Most of the studies proving benefits of red light therapy involve longer wavelengths than those used in infrared saunas. A medical review on red light therapy (which is also called Low Level Light Therapy) found that it was effective for skin improvements as well as some inflammatory conditions, but the wavelengths used were lower than nearly all commercial infrared saunas would use.

Overall, there may be some additional health benefits to infrared sauna use over traditional sauna use, but it's too early to say so conclusively in our opinion.

Traditional saunas tend to be more cost effective than infrared saunas, because many are included in a standard gym membership so come at no extra cost at all, while infrared saunas can cost thousands.

A popular health influencer and scientific researcher named Dr. Rhonda Patrick suggests that traditional sauna use has a more favorable effect on blood pressure levels than infrared sauna use:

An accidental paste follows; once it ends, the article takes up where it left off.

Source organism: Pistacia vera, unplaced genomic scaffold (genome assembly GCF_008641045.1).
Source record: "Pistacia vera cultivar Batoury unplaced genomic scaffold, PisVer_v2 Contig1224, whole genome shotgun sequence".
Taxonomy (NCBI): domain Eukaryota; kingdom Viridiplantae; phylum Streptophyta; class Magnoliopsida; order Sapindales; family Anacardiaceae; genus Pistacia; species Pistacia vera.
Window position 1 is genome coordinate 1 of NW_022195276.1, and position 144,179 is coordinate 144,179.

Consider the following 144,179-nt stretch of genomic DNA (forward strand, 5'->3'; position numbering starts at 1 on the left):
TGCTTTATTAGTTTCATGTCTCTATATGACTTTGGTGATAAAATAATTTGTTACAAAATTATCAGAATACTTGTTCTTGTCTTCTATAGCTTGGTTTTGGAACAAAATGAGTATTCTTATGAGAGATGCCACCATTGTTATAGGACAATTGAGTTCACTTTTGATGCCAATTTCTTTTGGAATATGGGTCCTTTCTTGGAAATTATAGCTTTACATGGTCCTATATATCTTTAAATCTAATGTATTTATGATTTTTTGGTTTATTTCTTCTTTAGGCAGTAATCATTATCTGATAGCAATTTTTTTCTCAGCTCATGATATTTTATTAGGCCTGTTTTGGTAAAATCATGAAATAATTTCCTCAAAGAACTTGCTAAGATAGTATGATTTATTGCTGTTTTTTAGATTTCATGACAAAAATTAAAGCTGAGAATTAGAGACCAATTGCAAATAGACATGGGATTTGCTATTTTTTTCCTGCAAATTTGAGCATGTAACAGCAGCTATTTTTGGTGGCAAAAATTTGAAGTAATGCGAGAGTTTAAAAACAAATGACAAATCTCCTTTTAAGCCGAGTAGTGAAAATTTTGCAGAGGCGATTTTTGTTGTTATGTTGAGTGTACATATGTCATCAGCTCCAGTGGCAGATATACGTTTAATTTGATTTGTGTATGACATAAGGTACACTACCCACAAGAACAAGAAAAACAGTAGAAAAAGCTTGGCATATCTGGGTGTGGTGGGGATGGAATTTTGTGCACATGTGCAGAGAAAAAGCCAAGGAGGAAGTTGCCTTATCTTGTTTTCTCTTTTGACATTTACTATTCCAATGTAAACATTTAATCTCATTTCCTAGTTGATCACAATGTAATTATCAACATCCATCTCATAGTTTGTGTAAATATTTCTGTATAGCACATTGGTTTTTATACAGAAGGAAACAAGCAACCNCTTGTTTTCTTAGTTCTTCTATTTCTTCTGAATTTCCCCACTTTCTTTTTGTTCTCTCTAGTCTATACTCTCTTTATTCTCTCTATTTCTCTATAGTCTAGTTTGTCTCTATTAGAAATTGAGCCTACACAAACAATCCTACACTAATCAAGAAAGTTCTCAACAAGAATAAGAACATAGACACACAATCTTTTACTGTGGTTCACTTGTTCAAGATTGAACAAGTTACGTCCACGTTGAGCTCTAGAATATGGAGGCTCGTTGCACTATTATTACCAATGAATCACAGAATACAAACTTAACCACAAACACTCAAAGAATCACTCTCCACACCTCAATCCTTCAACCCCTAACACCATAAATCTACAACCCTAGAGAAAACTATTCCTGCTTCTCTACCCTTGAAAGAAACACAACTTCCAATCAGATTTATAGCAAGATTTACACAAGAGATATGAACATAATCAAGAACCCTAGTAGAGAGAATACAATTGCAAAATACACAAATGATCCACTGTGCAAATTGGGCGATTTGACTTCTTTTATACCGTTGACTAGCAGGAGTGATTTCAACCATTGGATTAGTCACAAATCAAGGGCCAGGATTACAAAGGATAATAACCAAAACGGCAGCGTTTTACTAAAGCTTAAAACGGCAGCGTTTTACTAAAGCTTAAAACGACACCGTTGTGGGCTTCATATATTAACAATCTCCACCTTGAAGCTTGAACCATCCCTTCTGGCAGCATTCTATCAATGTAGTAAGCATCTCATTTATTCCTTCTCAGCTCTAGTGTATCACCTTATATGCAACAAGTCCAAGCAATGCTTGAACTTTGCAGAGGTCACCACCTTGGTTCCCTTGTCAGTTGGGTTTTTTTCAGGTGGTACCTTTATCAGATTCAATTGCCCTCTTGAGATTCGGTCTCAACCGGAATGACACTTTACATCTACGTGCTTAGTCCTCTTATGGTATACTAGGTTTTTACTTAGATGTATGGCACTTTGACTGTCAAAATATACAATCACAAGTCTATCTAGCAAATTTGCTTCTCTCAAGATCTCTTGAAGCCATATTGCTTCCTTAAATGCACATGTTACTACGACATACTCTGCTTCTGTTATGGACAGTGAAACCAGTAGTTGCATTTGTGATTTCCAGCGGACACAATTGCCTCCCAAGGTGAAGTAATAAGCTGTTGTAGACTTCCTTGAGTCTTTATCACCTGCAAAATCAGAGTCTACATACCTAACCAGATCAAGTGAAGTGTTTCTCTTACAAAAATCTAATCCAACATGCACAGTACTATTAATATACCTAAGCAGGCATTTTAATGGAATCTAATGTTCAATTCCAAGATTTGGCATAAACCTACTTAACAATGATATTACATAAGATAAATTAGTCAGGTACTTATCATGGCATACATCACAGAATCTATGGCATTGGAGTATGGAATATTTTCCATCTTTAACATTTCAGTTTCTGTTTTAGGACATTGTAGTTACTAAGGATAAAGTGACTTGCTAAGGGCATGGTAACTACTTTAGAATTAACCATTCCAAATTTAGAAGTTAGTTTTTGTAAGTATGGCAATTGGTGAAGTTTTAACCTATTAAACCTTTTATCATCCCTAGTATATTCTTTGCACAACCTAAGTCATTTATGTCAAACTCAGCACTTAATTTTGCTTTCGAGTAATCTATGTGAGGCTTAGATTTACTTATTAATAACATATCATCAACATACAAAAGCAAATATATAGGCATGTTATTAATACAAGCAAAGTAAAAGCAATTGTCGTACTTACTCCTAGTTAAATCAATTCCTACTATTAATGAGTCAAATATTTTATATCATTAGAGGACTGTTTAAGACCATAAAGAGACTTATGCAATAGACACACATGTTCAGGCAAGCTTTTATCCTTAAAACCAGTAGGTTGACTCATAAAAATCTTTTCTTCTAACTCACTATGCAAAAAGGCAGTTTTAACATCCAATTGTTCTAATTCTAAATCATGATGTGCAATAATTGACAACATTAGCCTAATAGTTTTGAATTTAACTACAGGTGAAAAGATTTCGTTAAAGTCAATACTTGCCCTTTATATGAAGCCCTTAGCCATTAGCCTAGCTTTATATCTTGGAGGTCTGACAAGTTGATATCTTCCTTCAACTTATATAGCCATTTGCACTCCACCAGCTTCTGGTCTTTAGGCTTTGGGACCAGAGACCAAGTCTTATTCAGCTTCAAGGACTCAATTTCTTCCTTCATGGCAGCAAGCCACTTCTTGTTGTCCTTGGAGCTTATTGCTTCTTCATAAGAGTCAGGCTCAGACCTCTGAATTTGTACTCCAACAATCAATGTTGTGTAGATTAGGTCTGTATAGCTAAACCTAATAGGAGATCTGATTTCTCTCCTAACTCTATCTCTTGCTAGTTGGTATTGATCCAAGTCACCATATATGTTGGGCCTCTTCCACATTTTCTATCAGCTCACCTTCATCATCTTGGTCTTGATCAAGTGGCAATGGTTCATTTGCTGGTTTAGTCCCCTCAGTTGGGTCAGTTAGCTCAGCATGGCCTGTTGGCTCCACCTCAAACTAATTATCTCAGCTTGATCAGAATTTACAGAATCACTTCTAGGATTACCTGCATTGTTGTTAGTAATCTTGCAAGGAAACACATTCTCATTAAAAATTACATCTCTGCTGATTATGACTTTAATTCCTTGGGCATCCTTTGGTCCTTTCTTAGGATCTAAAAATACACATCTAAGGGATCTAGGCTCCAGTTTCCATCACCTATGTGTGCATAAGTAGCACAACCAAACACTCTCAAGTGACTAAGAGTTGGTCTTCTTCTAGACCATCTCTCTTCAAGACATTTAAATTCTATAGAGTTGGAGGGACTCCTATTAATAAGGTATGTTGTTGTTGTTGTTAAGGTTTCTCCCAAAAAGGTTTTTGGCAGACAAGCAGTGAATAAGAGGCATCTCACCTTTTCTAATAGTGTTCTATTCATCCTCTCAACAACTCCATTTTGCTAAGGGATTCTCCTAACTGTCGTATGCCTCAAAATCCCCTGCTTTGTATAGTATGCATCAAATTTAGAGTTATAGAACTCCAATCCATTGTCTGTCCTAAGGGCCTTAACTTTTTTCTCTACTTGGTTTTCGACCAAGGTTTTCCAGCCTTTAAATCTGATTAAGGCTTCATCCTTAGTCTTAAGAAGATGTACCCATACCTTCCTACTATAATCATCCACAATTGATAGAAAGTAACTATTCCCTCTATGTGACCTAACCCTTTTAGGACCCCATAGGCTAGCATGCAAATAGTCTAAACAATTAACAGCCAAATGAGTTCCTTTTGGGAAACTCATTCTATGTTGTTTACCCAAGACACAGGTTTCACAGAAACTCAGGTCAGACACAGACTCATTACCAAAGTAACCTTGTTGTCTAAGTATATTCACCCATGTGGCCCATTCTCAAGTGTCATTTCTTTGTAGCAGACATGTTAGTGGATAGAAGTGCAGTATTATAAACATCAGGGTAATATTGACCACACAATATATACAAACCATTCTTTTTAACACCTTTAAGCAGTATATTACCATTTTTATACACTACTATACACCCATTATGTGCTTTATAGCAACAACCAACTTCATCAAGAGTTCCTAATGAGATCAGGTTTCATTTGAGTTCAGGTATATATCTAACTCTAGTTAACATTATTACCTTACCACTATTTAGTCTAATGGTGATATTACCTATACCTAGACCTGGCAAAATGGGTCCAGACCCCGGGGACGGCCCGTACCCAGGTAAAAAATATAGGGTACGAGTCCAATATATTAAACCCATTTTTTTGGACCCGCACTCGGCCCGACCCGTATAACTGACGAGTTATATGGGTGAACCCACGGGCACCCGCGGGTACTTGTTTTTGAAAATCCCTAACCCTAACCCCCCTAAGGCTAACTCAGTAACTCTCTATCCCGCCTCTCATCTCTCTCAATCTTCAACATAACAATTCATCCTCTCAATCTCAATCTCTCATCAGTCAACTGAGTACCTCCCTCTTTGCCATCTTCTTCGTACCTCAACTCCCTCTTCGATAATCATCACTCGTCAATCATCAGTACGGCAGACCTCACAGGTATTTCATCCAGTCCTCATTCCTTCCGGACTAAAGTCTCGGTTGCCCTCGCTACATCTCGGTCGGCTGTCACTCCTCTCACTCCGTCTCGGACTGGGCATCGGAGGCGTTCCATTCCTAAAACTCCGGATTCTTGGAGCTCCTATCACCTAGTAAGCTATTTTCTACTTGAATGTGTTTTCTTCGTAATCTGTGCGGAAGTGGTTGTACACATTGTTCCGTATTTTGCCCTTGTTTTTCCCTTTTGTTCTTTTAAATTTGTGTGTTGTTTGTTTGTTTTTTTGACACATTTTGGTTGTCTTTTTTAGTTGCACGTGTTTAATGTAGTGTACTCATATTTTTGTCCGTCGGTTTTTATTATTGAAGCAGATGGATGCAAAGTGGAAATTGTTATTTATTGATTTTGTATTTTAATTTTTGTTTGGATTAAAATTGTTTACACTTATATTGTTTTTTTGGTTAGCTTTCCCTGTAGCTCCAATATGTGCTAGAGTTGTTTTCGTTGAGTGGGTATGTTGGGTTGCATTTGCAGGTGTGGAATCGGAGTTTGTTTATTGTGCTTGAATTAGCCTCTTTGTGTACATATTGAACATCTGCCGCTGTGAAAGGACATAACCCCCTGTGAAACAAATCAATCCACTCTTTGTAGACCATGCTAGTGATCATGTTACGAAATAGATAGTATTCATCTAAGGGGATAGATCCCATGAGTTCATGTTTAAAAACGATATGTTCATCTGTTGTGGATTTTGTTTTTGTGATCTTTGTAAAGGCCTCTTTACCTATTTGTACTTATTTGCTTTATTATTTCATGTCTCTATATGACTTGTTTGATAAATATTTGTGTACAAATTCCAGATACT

@foundmyfitness #sauna #hotbath #hypertension #dementia ♬ original sound - Dr. Rhonda Patrick

We Tried Saunas Ourselves

traditional sauna UGC

As one of the authors of this article (Calloway), I wanted to try saunas myself over the course of a few months to share benefits I experienced.

I primarily used traditional saunas (at my gym) although I tried a red light sauna once.

The main benefit I noted from sauna use was improved mood. I didn't note any specific physical benefits, although I'm sure it's been good for my health, because I'm already in relatively healthy physical condition.

Particularly in the winter, going in the hot sauna for 20 or more minutes in the morning set me up for a great mood all day. It's very relaxing and peaceful, and you feel like you completed a cardio workout afterwards.

The red light sauna took too long for me.

I also found sauna use to be beneficial health-wise for detoxing, because I don't sweat very much during exercise.

If I weightlift, I don't sweat at all, and even during cardio I sweat somewhat minimally. Sauna use helped me sweat excessively to a degree I couldn't achieve during cardio.

Can Saunas Help With Weight Loss?

Saunas may be effective for weight loss because they increase metabolic rate and burn calories, similar to physical exercise.